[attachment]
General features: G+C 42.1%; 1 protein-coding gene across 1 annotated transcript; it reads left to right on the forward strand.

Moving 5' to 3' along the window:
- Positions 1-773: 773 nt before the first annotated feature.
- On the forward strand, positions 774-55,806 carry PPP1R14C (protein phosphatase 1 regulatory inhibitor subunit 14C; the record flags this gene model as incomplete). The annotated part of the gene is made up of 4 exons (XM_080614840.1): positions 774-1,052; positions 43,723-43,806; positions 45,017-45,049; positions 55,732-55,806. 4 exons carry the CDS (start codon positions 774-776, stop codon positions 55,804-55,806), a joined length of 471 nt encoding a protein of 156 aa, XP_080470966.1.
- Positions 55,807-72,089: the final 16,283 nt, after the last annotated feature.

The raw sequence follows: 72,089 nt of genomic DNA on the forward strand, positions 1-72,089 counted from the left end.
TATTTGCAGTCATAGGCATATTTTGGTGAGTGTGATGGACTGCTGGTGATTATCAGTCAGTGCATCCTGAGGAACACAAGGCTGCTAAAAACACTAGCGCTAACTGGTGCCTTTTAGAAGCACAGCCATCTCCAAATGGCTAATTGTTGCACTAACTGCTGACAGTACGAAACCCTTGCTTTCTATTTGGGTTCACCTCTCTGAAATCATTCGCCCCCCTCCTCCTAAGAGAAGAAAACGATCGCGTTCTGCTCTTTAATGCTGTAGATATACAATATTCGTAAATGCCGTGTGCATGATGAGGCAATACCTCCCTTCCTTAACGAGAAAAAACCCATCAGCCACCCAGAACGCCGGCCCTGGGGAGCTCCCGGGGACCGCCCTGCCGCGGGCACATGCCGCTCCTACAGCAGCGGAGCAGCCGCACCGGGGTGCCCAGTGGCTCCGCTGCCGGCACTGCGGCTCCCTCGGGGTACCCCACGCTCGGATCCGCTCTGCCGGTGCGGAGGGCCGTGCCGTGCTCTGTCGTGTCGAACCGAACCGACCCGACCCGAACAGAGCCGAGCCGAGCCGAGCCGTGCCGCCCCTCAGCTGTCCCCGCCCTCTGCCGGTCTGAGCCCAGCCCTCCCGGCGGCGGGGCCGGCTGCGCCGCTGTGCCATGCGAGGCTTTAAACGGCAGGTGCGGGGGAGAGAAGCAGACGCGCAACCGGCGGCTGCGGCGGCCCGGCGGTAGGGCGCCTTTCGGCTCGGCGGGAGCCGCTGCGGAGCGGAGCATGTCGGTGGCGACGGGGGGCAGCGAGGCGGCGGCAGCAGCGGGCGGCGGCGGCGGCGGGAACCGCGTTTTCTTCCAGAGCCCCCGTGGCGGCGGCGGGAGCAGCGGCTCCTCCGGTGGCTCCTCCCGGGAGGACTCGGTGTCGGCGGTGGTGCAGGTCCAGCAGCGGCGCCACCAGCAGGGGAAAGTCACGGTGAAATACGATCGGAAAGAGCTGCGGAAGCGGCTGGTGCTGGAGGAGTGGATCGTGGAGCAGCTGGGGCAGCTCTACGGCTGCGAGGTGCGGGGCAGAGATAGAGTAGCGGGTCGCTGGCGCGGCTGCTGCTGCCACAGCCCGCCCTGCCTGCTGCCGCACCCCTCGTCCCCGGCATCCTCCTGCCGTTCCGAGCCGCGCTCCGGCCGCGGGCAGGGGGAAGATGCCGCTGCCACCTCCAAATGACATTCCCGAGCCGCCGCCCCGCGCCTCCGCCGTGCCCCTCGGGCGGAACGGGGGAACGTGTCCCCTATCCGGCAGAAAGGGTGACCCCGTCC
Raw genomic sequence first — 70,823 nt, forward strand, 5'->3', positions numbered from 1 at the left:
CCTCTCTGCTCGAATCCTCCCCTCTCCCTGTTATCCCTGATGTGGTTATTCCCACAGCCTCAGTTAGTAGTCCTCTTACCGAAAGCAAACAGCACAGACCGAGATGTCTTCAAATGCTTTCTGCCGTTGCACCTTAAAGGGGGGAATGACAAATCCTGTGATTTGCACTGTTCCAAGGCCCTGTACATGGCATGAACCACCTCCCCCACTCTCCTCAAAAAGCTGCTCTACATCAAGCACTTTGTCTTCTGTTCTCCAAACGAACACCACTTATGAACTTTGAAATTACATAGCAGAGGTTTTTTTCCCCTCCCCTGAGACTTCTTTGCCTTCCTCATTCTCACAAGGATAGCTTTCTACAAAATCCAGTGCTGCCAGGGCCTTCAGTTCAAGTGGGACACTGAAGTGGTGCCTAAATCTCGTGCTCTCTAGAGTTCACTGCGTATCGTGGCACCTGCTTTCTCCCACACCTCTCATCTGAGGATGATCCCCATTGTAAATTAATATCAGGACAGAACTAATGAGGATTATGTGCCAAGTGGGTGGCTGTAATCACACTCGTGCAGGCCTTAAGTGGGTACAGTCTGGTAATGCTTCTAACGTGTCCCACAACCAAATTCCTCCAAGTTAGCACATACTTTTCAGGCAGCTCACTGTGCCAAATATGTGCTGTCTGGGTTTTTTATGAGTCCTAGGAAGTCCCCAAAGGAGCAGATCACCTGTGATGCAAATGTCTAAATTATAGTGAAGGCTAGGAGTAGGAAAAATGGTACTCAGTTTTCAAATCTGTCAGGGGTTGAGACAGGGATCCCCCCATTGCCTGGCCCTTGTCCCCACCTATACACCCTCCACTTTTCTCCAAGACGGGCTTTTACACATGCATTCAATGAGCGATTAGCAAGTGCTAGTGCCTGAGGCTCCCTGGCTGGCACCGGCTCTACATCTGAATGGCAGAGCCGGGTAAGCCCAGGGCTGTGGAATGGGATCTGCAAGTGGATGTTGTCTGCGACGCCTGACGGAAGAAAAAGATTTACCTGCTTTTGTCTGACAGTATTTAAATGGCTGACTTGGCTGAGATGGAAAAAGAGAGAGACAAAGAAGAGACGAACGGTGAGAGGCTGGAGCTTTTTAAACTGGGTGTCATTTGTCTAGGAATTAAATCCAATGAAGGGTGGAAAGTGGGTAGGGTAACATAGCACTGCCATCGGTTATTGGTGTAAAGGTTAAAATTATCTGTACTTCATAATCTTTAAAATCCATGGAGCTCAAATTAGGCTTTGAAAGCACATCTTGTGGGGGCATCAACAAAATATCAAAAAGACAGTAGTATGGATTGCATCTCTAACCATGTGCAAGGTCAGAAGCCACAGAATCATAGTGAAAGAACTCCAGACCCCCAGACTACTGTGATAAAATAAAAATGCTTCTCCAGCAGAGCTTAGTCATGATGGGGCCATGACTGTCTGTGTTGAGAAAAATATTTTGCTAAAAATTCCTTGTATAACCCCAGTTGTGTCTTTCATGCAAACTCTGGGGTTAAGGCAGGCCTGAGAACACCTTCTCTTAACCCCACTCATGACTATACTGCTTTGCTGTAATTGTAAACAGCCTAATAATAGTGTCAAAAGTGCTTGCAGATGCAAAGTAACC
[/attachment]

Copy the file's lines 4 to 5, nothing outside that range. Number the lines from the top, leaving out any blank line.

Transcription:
- On the forward strand, positions 774-55,806 carry PPP1R14C (protein phosphatase 1 regulatory inhibitor subunit 14C; the record flags this gene model as incomplete). The annotated part of the gene is made up of 4 exons (XM_080614840.1): positions 774-1,052; positions 43,723-43,806; positions 45,017-45,049; positions 55,732-55,806. 4 exons carry the CDS (start codon positions 774-776, stop codon positions 55,804-55,806), a joined length of 471 nt encoding a protein of 156 aa, XP_080470966.1.
- Positions 55,807-72,089: the final 16,283 nt, after the last annotated feature.